Returning back to our equipment, we fit the crampons over our boots and step onto the glacier. Explaining how to use our ice pick, our guide demonstrates how to swing and embed it into the ice if we are to slip and start sliding down a steep section of the glacier. We step onto the ice and start our gradual ascent, taking in the remarkable surroundings. The interesting thing about Iceland in winter is that the sun is never very high in the sky. It is always low on the horizon. This creates amazing lighting for photography, as it rarely too bright even when facing the sun.
We notice a handful of other hikers in the distance. Apart from one short interaction with them, we have the glacier and ice caves all to ourselves. The excitement grows as we spot the entry to our first ice cave. They look like they’ve been carved into the ice with large machinery, but our guide explains how they form naturally as a result of melting ice. Sure that we will slip, we hesitate as we step into the cave’s opening. Cautiously treading down a steep and narrow pathway, we are truly overwhelmed. I have never seen something so remarkable, so unbelievably blue. The ice seems to be the brightest blue when it is hidden from sunlight.
Crawling through a narrow section of the the icy blue labyrinth, we soon reach another opening and can’t help feeling vulnerable as we glance slowly upward to the sky, completely closed in and surrounded by ice. Sand, dirt and tiny rocks can be seen within the ice. Slowly collected and frozen in time from when the glacier formed, thousands of years before us. The glacier was first observed by the human eye in around 900 AD when the first settlers arrived in Iceland. We continue through a winding valley of ice and eventually make our way back to the surface.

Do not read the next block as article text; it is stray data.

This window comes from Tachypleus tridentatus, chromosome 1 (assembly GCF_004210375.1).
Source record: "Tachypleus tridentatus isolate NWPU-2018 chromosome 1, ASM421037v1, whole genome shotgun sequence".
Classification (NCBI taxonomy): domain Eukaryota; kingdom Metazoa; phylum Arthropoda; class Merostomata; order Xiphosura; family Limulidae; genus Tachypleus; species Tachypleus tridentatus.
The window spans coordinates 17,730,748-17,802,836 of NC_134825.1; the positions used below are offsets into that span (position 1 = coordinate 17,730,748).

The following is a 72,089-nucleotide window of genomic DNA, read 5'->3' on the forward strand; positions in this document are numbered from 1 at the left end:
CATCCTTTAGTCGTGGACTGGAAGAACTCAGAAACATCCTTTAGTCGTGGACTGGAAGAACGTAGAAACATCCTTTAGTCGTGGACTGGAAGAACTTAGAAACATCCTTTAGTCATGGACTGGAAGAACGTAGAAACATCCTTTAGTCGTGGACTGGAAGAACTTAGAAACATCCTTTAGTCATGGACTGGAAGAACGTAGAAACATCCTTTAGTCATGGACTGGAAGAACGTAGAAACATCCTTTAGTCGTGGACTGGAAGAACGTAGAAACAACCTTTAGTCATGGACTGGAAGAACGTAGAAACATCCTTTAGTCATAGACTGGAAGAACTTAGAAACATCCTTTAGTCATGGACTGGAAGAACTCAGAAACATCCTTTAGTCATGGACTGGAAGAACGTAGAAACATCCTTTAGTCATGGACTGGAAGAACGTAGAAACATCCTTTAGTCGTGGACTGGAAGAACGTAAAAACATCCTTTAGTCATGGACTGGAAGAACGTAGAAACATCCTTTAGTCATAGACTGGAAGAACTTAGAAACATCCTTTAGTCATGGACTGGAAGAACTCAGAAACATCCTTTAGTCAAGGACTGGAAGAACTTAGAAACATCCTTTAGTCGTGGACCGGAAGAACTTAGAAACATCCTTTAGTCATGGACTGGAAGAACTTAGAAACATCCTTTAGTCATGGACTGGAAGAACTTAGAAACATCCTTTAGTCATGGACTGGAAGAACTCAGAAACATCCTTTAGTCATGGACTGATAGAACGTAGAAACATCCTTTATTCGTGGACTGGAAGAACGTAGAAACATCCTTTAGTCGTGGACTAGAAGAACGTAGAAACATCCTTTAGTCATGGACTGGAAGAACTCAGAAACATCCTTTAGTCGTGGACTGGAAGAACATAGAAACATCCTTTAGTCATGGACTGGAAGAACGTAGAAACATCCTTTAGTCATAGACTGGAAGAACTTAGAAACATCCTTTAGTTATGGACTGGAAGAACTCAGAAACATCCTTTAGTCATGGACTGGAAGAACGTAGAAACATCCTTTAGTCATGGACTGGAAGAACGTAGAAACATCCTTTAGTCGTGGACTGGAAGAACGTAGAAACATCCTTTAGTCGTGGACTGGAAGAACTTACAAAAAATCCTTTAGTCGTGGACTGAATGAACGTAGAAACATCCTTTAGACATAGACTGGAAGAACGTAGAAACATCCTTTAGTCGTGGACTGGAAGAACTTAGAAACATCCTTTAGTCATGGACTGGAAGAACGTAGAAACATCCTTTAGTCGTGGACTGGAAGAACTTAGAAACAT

The expedition is now going to become more challenging. We trek further up the glacier until we reach a small valley that opens up to a narrow cavern which leads deeper into the glacier. Navigating our way through the heavily rutted and uneven ice path we arrive at a steep drop. Attaching our harness to a rope, one by one we conduct a slow backwards descent into the glacier. Funny, it is warmer down here between the ice than it is up in the sunlight.
Our efforts were soon to be rewarded with what would be the highlight of our glacier exploration. At the bottom of our descent, we came upon the most remarkable cylindrical cavern. It lead down to another section of cave, where the ceiling had melted away exposing the sunlight. A flurry of snow blew in as we stood in silence admiring the large dimples covering the icy cave walls. We slowly made our way toward the opening, stunned by the beauty of the deep blue, glistening depths of a fast disappearing glacier.